Characters and relations
One of my main ideas was to not just randomly distribute characters, but also set up relationships between them, such as love, hate, parent/child. Additionally, more relations to items on the map are added, such as ownership, current possession (a character can “have” an item that actually belongs to someone else), want or need, etc.
This network of character/character/item relations was to be a seed for interesting story constellations. This turned out to be way too complex for a game jam, so the relationships are there, but unused by the current game.
Story / quest structure
Since story generation was not going to go anywhere, I eventually set up a main story and a few quests explicitly. There is still a procedural element to this, as characters and items are appearing in different places on the map with every new game.
(This simple randomization has drawbacks: you may encounter a key much earlier in the game than the lock – solution before puzzle.)
With the code to place characters and items already implemented, adding this handcrafted story on top of the generic structure turned out to be quick and easy, though! So I see a possible path towards generating stories by authoring “building blocks” and combine them in some way on a given map.
Moving around the map
The basic game mechanic for getting around:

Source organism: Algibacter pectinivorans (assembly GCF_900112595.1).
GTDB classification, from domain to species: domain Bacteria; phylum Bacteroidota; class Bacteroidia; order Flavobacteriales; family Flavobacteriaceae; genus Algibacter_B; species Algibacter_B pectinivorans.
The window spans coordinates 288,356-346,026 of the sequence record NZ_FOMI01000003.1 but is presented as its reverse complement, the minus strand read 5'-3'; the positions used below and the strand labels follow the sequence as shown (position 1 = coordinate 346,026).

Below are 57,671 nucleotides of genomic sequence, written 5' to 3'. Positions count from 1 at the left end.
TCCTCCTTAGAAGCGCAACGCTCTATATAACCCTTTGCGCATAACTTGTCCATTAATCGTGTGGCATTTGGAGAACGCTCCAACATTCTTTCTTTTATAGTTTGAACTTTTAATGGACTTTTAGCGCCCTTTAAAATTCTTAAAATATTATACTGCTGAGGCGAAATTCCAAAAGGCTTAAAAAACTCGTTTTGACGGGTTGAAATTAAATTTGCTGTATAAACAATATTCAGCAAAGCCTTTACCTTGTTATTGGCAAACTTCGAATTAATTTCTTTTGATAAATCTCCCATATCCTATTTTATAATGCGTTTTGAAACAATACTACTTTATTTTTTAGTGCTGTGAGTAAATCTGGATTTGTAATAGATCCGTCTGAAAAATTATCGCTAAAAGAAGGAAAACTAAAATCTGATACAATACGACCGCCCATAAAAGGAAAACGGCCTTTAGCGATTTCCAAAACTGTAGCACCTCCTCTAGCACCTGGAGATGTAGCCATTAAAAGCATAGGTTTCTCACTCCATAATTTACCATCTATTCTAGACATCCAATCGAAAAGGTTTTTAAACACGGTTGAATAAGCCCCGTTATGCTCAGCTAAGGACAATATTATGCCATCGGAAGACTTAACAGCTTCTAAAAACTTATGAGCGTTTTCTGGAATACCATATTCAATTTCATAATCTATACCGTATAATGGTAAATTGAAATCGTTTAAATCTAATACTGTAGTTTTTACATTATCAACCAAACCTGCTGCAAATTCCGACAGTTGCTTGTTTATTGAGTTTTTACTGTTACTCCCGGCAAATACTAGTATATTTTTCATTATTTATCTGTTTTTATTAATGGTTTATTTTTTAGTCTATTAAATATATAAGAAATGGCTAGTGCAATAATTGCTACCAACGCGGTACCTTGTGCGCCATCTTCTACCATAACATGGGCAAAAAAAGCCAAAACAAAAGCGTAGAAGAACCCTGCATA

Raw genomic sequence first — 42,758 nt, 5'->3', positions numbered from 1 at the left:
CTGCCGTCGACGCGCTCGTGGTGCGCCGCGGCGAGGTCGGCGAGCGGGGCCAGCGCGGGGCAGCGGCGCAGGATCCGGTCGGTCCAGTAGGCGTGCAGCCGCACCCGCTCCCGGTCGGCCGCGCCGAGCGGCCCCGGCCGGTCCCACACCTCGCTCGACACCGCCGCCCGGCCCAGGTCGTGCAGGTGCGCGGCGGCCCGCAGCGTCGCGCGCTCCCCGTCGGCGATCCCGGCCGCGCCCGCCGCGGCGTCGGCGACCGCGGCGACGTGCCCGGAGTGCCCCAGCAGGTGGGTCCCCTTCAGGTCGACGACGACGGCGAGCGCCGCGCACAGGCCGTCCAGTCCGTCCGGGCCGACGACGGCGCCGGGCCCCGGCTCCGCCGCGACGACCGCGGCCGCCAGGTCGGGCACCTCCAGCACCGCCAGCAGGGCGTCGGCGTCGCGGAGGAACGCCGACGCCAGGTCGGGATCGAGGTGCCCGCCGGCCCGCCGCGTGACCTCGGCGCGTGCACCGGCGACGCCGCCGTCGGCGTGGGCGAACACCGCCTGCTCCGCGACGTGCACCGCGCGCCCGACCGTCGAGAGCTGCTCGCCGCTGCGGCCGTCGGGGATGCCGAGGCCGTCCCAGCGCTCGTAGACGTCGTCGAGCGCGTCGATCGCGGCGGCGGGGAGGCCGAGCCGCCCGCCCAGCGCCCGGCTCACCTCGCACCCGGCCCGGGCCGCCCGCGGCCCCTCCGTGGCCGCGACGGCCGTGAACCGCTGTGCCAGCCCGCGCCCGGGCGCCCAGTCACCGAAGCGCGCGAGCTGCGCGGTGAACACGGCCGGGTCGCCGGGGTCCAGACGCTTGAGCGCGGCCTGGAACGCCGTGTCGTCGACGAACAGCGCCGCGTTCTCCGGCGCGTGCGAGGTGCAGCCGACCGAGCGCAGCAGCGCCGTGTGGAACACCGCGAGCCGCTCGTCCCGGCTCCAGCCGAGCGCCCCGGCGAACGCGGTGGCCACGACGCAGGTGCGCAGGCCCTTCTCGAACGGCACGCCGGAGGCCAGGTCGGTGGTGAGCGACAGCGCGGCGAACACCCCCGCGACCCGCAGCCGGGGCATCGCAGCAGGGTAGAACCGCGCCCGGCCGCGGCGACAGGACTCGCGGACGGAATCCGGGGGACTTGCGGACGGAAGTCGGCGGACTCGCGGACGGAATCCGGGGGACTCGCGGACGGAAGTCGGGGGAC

- as the player moves to a location, paths to adjacent locations are discovered
- the player collects crystals to pass the bridge to the next island
Visiting locations and interaction
When you enter a location in the game, the 3D visualization is created on the fly from the information in the corresponding graph node stored on the Lua side. Items and characters are “interactables”, which I had already implemented. Only very little additional coding was needed to support the “point and click” mouse interface for this game.
Here’s a screenshot showing one of the locations, with
- Amy (our protagonist)
- A character she is talking to
- two items: a trapdoor revealing a hidden room, and a crystal to use as bridge toll
- a door to exit the location
- the player’s inventory
- two of four map parts that the player needs to collect to solve the main quest (visualizing game progress)
Most obviously, the environment is pretty bland now. Generating a more interesting map and locations would be a great start. Compared to designing, modeling and set-dressing a whole map manually, I see this as the greatest potential time saver for getting a story-driven game out more easily.
- more types of places and buildings per island, with some structure depending on the type of area (village, open country, forest)
- more item types with specific properties and behavior
- more diversity in the look of places and items (there is a concept for “item roles”, so having many instances for “money”, e.g. coins, jewels, gold nuggets, … is possible)
- a more diverse cast of characters, with attributes such as profession, age, etc. – which can be used to generate visually distinct individuals
A next step towards story generation could be to utilize the character relationship concept to add some smaller side quests and stories.
- E.g. Alice has “lost” an item, and it turns out to be stolen by Bob. Get it back from Bob and return it to Alice to receive a reward. The reward might be something needed for the another automated quest, or the main story.
- Eventually this would lead to automatic generation of “puzzle dependency graphs”. At the very least, I could produce a puzzle structure that is guaranteed to be solvable, and enrich it with meaning and story manually.